• @unknown I was just claiming it is an if and only if for the special case of CSS codes! Apr 21 at 15:56

Theorem 4 in https://arxiv.org/pdf/quant-ph/9608006.pdf says that linear $$GF(4)$$ codes are even. In particular this means that odd codes cannot be linear.

As an example, consider the $$[[5,1,2]]$$ CSS code given by stabilizer generators \begin{align*} ZZZZZ \\ XXXXI \\ IXXXX \\ XXIXX. \end{align*} This code is odd because the first generator has weight $$5$$. Note that one can easily check that there are no weight $$1$$ elements in the stabilizer.

If we use $$I \to 0$$, $$Z \to 1$$, $$X \to \omega$$, and $$Y \to \omega^2$$, then the stabilizer in $$GF(4)$$ is \begin{align*} 11111 \\ \omega \omega \omega \omega 0 \\ 0 \omega \omega \omega \omega \\ \omega \omega 0 \omega \omega. \end{align*} If we multiply the second generator by $$\omega$$ twice and use the fact that $$\omega^3 = 1$$ then we get the element $$11110$$. But that added with the first generator is $$00001$$. But we know there are no weight 1 elements in the stabilizer so this code is not closed under $$\omega$$ and hence it is not linear (as expected since it is odd).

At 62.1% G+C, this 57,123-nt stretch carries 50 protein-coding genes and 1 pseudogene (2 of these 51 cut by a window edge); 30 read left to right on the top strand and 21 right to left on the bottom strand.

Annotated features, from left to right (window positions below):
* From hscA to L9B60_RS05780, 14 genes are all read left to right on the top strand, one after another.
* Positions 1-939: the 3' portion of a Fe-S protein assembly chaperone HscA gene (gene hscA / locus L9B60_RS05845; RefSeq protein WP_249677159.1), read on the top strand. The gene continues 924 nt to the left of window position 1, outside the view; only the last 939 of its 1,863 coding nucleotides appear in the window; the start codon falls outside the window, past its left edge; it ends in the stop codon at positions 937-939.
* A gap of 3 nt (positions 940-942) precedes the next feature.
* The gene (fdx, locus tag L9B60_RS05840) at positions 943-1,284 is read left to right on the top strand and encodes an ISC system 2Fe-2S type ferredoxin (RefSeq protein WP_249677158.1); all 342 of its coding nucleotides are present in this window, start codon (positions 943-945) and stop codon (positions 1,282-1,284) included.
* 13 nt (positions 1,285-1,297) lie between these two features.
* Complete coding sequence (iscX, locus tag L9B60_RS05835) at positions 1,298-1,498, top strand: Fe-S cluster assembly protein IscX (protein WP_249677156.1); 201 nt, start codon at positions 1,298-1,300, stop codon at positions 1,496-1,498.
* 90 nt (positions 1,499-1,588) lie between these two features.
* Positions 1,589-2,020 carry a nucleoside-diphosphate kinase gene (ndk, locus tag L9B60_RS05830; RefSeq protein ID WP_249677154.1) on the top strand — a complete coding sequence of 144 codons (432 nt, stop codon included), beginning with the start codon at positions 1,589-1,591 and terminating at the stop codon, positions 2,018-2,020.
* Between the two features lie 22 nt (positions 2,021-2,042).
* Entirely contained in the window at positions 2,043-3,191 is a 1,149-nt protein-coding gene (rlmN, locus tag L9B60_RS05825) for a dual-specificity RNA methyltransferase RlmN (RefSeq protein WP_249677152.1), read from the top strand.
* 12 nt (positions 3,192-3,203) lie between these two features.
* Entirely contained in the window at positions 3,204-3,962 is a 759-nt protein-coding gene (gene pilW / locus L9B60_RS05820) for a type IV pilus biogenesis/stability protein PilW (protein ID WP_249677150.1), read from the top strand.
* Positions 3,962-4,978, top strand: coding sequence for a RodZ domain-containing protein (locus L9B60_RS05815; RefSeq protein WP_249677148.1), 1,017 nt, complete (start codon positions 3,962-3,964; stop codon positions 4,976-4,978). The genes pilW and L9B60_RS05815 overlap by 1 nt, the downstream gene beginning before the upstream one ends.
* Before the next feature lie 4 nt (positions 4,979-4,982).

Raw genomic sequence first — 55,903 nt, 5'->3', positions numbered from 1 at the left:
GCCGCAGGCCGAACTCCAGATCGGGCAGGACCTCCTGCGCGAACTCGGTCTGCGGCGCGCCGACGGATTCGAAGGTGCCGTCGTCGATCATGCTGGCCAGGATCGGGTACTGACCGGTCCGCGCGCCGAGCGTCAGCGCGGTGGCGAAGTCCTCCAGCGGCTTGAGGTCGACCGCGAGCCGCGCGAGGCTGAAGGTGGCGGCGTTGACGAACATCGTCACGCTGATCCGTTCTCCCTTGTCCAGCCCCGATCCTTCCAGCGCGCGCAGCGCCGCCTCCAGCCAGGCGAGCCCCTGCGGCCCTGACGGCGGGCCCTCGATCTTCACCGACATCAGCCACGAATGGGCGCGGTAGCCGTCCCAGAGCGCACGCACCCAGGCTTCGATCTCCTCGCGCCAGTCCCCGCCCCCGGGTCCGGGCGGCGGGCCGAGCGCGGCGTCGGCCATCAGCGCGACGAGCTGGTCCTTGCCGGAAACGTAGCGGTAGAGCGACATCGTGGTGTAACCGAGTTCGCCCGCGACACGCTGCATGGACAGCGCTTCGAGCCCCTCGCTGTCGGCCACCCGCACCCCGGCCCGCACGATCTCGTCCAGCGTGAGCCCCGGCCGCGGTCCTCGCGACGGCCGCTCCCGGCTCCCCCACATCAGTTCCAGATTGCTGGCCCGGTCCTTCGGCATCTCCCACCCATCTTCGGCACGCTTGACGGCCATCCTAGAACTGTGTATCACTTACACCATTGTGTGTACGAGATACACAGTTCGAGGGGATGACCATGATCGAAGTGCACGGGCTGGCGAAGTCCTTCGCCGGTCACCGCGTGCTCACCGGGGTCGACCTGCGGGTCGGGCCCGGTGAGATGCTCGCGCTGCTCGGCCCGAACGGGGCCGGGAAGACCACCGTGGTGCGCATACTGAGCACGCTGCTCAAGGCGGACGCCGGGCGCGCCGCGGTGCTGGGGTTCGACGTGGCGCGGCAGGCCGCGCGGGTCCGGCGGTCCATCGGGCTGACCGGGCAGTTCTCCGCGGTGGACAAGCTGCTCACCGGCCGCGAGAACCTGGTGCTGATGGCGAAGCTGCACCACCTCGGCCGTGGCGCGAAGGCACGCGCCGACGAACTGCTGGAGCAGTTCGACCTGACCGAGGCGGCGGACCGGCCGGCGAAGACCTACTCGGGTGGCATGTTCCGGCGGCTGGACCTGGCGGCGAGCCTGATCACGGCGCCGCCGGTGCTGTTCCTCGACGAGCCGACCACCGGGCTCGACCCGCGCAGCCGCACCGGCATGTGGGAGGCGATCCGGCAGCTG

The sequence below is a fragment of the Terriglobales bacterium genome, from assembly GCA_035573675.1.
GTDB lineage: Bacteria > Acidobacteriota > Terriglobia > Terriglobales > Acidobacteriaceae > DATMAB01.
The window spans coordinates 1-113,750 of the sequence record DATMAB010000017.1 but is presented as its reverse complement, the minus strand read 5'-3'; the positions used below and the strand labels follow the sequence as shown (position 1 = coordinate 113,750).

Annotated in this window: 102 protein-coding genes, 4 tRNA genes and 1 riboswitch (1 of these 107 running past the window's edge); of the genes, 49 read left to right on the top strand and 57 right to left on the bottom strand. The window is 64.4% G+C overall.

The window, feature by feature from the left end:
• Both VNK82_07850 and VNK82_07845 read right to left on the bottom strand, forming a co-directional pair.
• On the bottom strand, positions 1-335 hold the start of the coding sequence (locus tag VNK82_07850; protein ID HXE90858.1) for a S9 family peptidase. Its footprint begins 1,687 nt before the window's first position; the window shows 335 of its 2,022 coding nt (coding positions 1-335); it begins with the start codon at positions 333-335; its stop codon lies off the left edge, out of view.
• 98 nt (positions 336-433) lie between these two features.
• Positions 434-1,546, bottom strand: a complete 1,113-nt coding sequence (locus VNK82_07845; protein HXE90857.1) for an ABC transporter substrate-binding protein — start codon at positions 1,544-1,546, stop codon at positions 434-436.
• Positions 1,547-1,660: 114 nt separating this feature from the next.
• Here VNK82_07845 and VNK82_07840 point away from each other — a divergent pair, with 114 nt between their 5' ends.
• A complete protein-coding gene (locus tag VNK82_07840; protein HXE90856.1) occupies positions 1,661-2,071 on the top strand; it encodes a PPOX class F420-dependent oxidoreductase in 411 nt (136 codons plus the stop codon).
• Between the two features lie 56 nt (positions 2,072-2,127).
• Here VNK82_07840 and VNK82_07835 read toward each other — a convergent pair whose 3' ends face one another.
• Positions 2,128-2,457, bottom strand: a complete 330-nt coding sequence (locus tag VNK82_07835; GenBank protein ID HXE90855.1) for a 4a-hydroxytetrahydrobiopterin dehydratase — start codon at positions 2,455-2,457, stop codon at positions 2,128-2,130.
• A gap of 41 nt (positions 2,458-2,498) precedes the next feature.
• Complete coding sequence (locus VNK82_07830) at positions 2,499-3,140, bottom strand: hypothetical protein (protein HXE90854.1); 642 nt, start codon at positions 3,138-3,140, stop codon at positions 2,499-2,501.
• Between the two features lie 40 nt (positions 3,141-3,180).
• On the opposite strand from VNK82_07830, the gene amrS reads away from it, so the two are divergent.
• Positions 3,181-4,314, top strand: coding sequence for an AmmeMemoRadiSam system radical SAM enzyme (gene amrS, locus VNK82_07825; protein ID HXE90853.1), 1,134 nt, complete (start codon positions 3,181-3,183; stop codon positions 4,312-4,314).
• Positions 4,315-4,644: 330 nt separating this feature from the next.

More generally, for linear codes if $$g$$ is in the stabilizer then $$\omega g$$ and $$\omega^2 g$$ must also be in the stabilizer. But this is a sort of "Pauli cycle", e.g., $$\omega g$$ is just $$g$$ with each $$X$$ replaced by $$Y$$, each $$Y$$ replaced by $$Z$$, each $$Z$$ replaced by $$X$$ and each $$I$$ left alone (and $$\omega^2 g$$ is the same except in reverse order).

For example, the $$[[5,1,3]]$$ code has generators $$IIIII$$ and \begin{align*} (XZZXI)_\text{cyc} \\ (YXXYI)_\text{cyc} \\ (ZYYZI)_\text{cyc} \end{align*} where the subscript indicates all 5 cyclic shifts occur. This way of writing the stabilizer makes it clear that the code is linear because the 2nd line is just $$\omega$$ times the first and the 3rd line is just $$\omega^2$$ times the first.

Thus a linear $$GF(4)$$ code is a stabilizer code that is even and whose stabilizer is closed under "Pauli cycles".

Note there is also a restriction on $$n$$ and $$k$$. For an $$[[n,k,d]]$$ code, the stabilizer has size $$2^{n-k}$$. On the other hand, for linear codes, the size must be $$1 + 3 p$$ for some integer $$p$$. To be sure, the $$+1$$ comes from the identity and the $$3p$$ comes because each generator comes in a package of $$3$$ from the "Pauli cycles." Thus we must have $$1+3p = 2^{n-k}$$ or $$p = (2^{n-k}-1)/3$$. However, $$p$$ is an integer iff $$n-k$$ is even. It follows that linear codes must have $$n-k$$ even.